That very well could be true.Extra-terrestrial organisms may have already landed on earth if you can believe this article.

Red rain could prove that aliens have landed


The characteristic of this bacteria-like organisms is that they have no identifiable DNA.

http://observer.guardian.co.uk/world/story/0,,1723913,00.html#article_continue

Mysterious red cells might be aliens


http://www.cnn.com/2006/TECH/science/06/02/red.rain/index.html

Well, those researchers hypothesizing an extraterrestrial origin are not only going to have to show their theory is plausible, they're going to have to find ways to refute all other plausible theories. Assuming an extraterrestrial origin is adding an uncertainty those other plausible theories don't have, so the level of scrutiny is going to be immense before that's the accepted hypothesis.

Here's an example of a more conventional explanation by a study commissioned by the Indian government:
http://www.geocities.com/iamgoddard/SampathAbstract.pdf

"A detailed study was carried out on the samples of red rain water obtained from Changanacherry, where the first report originated. The water was found to contain suspended particles, which settled down after several hours. The material that settled down was first separated and chemically analysed to determine its elemental composition. On microscopic examination, the substance was seen to consist of tiny circular particles that resembled spores. The sample was therefore transferred to the microbiology laboratory of the Tropical Botanic Garden and Research Institute (TBGRI). The spores were found to grow well in algal culture medium. The alga was identified as a specie belonging to the genus Trentepohlia. The region in Changanacherry from where the red rain was reported was found to be densely vegetated with plenty of lichen on trees, rocks and lampposts. Samples of lichen collected from there also were cultured in the microbiology laboratory of TBGRI. The study showed that the lichen collected from the site gave rise to algae similar to the ones cultured from the spores obtained from the rain water samples. The spores in the rainwater, therefore, most probably are of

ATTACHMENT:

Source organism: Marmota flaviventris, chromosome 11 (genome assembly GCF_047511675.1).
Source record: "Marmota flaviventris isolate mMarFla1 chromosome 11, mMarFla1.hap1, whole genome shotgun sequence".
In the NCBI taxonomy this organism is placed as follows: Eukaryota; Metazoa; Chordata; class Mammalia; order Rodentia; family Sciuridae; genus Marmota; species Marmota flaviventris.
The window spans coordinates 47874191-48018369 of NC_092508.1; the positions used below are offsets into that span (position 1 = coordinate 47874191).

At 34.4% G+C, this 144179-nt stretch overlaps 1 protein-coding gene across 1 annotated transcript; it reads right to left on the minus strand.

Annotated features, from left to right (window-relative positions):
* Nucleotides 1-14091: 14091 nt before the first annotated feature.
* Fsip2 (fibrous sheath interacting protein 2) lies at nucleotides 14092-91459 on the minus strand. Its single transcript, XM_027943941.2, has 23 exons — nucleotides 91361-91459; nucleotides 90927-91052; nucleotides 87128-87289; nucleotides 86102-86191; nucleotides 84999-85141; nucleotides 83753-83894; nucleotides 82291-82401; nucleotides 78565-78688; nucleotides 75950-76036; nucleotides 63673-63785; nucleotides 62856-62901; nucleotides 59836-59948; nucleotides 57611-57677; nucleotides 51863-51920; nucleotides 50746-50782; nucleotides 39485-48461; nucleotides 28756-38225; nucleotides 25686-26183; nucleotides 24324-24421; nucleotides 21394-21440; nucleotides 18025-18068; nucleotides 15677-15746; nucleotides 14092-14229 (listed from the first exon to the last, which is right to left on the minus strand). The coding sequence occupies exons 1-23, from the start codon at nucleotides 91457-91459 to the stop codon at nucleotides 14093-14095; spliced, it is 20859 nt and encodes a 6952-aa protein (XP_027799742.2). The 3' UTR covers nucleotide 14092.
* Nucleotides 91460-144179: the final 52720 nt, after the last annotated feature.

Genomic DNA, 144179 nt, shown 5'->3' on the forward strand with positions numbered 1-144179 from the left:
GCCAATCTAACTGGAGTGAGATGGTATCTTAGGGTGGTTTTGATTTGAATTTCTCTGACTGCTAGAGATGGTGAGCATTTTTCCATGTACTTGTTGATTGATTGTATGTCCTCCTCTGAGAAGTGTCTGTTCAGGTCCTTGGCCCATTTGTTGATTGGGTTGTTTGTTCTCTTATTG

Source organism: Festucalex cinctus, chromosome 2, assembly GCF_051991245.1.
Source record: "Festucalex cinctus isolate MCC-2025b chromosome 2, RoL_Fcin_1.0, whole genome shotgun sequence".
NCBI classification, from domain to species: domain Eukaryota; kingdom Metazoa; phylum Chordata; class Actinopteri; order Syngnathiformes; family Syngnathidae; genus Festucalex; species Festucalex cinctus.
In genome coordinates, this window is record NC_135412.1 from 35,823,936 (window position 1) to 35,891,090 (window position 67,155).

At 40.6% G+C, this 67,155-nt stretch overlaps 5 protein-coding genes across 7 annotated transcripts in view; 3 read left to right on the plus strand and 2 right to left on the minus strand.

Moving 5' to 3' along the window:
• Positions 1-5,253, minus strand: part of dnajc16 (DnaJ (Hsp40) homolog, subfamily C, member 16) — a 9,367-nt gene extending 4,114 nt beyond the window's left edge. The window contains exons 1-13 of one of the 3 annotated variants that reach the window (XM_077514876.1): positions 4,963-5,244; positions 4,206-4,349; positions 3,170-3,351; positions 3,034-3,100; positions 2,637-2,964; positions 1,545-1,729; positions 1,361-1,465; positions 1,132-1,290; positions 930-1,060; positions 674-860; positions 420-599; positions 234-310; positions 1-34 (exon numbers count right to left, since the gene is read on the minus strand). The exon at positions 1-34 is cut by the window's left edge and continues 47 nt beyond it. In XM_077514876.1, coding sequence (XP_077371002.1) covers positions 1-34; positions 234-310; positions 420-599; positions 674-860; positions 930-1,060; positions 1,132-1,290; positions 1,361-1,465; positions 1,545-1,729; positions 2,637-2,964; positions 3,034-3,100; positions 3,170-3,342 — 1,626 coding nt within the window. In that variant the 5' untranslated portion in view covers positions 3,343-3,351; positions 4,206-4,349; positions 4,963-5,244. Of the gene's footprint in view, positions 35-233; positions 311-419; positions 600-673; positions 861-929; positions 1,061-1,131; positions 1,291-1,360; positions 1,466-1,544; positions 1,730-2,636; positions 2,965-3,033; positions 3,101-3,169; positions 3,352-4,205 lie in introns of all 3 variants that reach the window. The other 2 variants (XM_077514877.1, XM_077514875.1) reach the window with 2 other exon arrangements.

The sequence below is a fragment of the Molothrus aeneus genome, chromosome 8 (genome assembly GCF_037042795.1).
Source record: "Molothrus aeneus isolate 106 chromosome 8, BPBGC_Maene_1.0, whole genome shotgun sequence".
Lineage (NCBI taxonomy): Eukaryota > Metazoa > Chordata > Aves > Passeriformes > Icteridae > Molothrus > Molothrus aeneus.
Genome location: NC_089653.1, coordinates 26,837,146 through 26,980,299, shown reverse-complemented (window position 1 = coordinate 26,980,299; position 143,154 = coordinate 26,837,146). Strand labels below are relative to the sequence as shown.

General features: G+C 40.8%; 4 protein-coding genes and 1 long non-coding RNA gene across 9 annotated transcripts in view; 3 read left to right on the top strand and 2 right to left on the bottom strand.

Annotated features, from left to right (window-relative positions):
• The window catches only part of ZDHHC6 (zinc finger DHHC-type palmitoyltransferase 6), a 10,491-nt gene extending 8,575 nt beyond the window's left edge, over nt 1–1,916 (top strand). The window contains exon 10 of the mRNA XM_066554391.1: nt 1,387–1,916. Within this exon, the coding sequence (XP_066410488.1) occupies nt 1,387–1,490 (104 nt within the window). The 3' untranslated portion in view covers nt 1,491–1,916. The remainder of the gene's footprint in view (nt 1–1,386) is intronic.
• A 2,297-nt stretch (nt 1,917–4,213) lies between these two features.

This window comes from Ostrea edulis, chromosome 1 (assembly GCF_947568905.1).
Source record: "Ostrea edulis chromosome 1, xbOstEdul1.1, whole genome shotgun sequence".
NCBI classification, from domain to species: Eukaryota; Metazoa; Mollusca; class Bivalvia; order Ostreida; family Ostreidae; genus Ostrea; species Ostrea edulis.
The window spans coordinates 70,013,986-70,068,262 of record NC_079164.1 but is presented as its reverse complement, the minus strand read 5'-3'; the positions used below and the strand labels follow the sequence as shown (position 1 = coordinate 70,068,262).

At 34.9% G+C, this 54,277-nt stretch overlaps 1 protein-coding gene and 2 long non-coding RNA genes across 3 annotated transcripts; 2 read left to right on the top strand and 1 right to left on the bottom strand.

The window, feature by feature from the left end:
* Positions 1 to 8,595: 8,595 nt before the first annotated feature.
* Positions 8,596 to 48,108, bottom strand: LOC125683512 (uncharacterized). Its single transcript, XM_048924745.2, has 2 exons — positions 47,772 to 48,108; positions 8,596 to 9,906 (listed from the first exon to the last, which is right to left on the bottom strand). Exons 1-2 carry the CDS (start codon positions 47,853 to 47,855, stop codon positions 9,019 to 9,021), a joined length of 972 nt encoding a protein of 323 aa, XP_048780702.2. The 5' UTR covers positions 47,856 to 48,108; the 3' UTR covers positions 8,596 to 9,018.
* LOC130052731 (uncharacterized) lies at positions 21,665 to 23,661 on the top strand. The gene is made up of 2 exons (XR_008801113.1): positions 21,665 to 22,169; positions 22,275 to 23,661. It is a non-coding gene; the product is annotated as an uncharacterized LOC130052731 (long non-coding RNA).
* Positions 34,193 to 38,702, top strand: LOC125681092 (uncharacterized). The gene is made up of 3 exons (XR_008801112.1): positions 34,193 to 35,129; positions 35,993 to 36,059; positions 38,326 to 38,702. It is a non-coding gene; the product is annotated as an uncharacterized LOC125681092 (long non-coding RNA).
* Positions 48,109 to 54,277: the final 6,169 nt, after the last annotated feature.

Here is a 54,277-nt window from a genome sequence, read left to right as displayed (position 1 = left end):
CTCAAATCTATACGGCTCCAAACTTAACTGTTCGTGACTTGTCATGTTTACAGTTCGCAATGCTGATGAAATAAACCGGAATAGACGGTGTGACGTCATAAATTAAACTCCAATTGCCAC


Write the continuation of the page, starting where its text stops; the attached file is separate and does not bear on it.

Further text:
local origin."
----------------------------------


Also, keep in mind that it's nothing unusual for life forms to "rain" down. Fish, frogs, worms, etc.. have all rained down.

Either way, the researchers are going to have their work cut out for them to demonstrate that's alien life. Remember all that buzz about NASA finding a fossil of alien microbes in a Martian rock? Research carried out later mostly concluded it was of terrestrial origin. Having said that, it would be great if the red cells are alien in origin, but don't count on it.

CrunchTime
07-06-2007, 07:41 PM
Extraordinary claims require extraordinary evidence and there is not enough of it this case.

As an Electrical Engineer I prefer to follow Occam's razor which says that all other things being equal, a simpler explanation beats a complicated one- a red alga that is common in the area beats a red extra-terrestrial that is not.

It still doesnt explain the lack of DNA which of course alga or lichen would have unless there was a flawed methodology in the testing.

ckb2001
07-06-2007, 07:51 PM
It still doesnt explain the lack of DNA which of course alga or lichen would have unless there was a flawed methodology in the testing.

Note that your link actually states this:

QUOTE:
"The next significant step, explains University of Sheffield microbiologist Milton Wainwright, who is part of another British team now studying Louis's samples, is to confirm whether the cells truly lack DNA. So far, one preliminary DNA test has come back positive."